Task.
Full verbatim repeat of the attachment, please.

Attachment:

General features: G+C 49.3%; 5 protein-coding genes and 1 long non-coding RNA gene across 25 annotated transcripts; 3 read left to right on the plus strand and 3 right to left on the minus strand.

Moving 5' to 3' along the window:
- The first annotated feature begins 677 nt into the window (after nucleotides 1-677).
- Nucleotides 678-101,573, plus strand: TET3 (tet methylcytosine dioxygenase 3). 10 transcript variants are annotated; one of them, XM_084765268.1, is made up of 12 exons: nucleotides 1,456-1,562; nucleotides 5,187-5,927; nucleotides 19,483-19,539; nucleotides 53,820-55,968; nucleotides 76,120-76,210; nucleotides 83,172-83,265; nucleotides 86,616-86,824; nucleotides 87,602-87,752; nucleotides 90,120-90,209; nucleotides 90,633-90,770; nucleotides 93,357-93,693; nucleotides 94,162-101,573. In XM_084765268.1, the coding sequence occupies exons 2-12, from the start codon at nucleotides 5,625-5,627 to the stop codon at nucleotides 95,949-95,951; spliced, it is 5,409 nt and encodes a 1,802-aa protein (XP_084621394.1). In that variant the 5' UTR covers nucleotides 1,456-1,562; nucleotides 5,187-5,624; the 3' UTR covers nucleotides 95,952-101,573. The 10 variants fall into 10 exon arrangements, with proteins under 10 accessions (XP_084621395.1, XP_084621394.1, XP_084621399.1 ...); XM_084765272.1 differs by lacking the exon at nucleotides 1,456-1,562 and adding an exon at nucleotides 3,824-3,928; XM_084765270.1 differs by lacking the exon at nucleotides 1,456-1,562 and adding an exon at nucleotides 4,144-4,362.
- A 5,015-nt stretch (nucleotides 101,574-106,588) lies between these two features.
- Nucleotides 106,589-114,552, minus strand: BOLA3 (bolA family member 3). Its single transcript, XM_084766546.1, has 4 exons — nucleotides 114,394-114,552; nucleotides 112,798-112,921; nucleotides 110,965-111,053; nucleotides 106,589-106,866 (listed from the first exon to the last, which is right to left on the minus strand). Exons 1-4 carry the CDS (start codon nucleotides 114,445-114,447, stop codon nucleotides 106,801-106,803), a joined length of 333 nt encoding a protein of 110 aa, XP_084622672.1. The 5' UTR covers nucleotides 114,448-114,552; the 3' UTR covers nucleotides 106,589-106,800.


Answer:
General features: G+C 49.3%; 5 protein-coding genes and 1 long non-coding RNA gene across 25 annotated transcripts; 3 read left to right on the plus strand and 3 right to left on the minus strand.

Moving 5' to 3' along the window:
- The first annotated feature begins 677 nt into the window (after nucleotides 1-677).
- Nucleotides 678-101,573, plus strand: TET3 (tet methylcytosine dioxygenase 3). 10 transcript variants are annotated; one of them, XM_084765268.1, is made up of 12 exons: nucleotides 1,456-1,562; nucleotides 5,187-5,927; nucleotides 19,483-19,539; nucleotides 53,820-55,968; nucleotides 76,120-76,210; nucleotides 83,172-83,265; nucleotides 86,616-86,824; nucleotides 87,602-87,752; nucleotides 90,120-90,209; nucleotides 90,633-90,770; nucleotides 93,357-93,693; nucleotides 94,162-101,573. In XM_084765268.1, the coding sequence occupies exons 2-12, from the start codon at nucleotides 5,625-5,627 to the stop codon at nucleotides 95,949-95,951; spliced, it is 5,409 nt and encodes a 1,802-aa protein (XP_084621394.1). In that variant the 5' UTR covers nucleotides 1,456-1,562; nucleotides 5,187-5,624; the 3' UTR covers nucleotides 95,952-101,573. The 10 variants fall into 10 exon arrangements, with proteins under 10 accessions (XP_084621395.1, XP_084621394.1, XP_084621399.1 ...); XM_084765272.1 differs by lacking the exon at nucleotides 1,456-1,562 and adding an exon at nucleotides 3,824-3,928; XM_084765270.1 differs by lacking the exon at nucleotides 1,456-1,562 and adding an exon at nucleotides 4,144-4,362.
- A 5,015-nt stretch (nucleotides 101,574-106,588) lies between these two features.
- Nucleotides 106,589-114,552, minus strand: BOLA3 (bolA family member 3). Its single transcript, XM_084766546.1, has 4 exons — nucleotides 114,394-114,552; nucleotides 112,798-112,921; nucleotides 110,965-111,053; nucleotides 106,589-106,866 (listed from the first exon to the last, which is right to left on the minus strand). Exons 1-4 carry the CDS (start codon nucleotides 114,445-114,447, stop codon nucleotides 106,801-106,803), a joined length of 333 nt encoding a protein of 110 aa, XP_084622672.1. The 5' UTR covers nucleotides 114,448-114,552; the 3' UTR covers nucleotides 106,589-106,800.